To avoid paying the high prices charged by dog training schools, use a home-based dog training course to train your dog. Clicker training has become extremely popular in recent years and is considered the most effective and humane way to eliminate canine behavior problems and shape desired behavior. The methodology behind this training technique is based on behavioral science and the training allows humans to interact and clearly communicate with dogs.
Tip 1: Realize that there are no harsh corrections or violent behavior involved in clicker training. This training method is positive and reward-based. Positive reinforcement, repetition, consistency, and cooperation are primary aspects of clicker training.
Tip 2: Understanding the clicker. A clicker is a plastic device that features a metal strip. When the clicker button is pressed, the strip makes a quick, clear sound. During the training, it is used to note the desired behavior and provide feedback. Realize that this device is not a magic wand. It does not train the dog but serves as a marker of what is desired. The core principle relies on the proven theory that canine behavior that is rewarded or reinforced is more likely to be repeated, while behaviors that are not reinforced are less likely to reoccur.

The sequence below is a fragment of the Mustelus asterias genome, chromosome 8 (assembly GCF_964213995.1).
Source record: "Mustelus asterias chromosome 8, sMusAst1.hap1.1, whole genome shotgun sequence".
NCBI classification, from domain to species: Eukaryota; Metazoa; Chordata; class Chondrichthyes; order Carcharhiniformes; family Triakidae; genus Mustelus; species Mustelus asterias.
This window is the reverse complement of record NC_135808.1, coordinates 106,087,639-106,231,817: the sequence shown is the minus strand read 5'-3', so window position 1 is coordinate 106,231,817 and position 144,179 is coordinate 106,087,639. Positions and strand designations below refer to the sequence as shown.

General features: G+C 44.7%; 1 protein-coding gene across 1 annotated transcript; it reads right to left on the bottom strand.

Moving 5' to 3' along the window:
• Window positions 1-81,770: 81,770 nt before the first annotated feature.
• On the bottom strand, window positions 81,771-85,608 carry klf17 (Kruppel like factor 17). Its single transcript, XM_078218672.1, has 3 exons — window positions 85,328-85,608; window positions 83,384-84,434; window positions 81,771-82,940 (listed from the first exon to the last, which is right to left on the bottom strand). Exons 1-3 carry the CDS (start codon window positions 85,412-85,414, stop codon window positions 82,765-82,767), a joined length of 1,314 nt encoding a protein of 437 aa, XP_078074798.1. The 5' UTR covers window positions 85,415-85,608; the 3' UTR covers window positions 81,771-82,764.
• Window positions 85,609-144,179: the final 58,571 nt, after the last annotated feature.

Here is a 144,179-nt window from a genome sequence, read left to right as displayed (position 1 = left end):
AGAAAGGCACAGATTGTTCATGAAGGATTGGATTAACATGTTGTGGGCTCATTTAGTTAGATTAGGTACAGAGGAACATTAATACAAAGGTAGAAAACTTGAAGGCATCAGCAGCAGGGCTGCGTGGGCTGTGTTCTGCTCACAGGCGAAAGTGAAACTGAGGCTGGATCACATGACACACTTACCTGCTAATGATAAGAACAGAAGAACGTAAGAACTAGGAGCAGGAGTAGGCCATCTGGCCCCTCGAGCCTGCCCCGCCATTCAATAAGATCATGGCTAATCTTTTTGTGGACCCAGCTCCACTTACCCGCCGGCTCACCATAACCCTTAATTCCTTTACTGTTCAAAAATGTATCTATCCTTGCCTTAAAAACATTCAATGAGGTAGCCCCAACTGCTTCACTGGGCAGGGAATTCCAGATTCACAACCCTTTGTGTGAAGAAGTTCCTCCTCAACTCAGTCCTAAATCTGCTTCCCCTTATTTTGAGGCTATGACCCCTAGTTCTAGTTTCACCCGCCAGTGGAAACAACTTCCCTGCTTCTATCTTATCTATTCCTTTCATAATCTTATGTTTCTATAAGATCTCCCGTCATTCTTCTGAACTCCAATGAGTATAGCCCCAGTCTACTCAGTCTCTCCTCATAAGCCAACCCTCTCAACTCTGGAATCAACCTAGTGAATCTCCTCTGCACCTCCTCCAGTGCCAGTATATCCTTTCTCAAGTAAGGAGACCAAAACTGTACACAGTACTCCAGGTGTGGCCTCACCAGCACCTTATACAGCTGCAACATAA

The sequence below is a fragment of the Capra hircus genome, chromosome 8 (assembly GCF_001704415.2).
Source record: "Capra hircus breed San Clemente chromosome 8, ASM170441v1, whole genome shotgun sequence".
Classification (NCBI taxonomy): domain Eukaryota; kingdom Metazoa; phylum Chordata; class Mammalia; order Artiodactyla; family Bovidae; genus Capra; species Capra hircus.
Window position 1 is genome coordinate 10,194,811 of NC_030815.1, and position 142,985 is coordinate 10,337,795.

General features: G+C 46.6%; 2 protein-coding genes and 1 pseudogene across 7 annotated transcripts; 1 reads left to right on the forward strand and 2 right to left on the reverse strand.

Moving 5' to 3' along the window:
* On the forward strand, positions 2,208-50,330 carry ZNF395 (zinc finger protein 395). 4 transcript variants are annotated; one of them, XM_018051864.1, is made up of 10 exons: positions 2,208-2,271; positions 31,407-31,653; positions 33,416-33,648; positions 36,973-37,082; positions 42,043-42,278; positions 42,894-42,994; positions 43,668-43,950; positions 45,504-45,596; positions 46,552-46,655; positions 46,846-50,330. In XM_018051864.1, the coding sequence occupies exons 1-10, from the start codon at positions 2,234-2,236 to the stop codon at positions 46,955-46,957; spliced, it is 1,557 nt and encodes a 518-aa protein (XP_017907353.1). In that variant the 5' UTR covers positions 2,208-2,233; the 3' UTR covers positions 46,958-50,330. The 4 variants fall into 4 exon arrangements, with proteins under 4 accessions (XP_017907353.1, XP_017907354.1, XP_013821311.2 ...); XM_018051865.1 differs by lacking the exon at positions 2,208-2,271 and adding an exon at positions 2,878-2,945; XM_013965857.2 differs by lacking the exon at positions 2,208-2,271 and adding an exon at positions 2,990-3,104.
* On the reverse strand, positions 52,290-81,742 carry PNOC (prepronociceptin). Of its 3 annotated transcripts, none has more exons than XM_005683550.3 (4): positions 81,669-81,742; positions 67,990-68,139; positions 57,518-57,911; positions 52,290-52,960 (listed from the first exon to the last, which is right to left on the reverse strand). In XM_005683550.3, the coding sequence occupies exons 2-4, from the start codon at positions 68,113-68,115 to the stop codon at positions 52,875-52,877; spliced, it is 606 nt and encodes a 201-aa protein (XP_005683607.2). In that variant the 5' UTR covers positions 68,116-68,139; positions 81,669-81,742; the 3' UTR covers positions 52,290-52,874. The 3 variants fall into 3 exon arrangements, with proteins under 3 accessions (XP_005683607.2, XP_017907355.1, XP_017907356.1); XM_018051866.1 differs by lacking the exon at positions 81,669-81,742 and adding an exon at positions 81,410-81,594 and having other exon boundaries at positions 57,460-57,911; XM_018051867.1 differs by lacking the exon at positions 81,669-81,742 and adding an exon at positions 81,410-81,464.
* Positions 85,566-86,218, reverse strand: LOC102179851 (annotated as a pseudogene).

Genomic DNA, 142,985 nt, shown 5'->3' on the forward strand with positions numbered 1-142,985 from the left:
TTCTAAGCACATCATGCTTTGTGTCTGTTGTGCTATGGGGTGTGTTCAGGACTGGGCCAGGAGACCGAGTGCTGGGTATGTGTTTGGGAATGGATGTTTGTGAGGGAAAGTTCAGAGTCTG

Tip 3: Dogs learn based on the immediate consequences of their actions. If the trainer offers and controls the consequences, he or she controls the behavior of the canine. Consequences are controlled through immediate feedback. Positive reinforcement is one type of this feedback and involves adding something to increase or strengthen the occurrence of a desired behavior. Extinction feedback involves ceasing to reinforce a behavior so it will go away.
Tip 4: Trainers should focus on one behavior (sit, down, roll over, etc.) at a time and use the clicker to pinpoint when the desired behavior occurs. In addition to marking the event, the clicker provides instantaneous positive feedback to the dog, which is what the animal requires in order to learn. The dog quickly learns that the clicking sound is a positive thing, a reward or praise is forthcoming, and the task is completed.
The behavior should be practiced in different environments and its duration and the amount of distractions should be increased. It should also be cued with a visual or verbal signal and rewarded with praise, playtime, or treats. Once the desired behavior is exhibited in the correct way in all situations, the clicker and reward can be phased out and the dog can move on to learn a new behavior.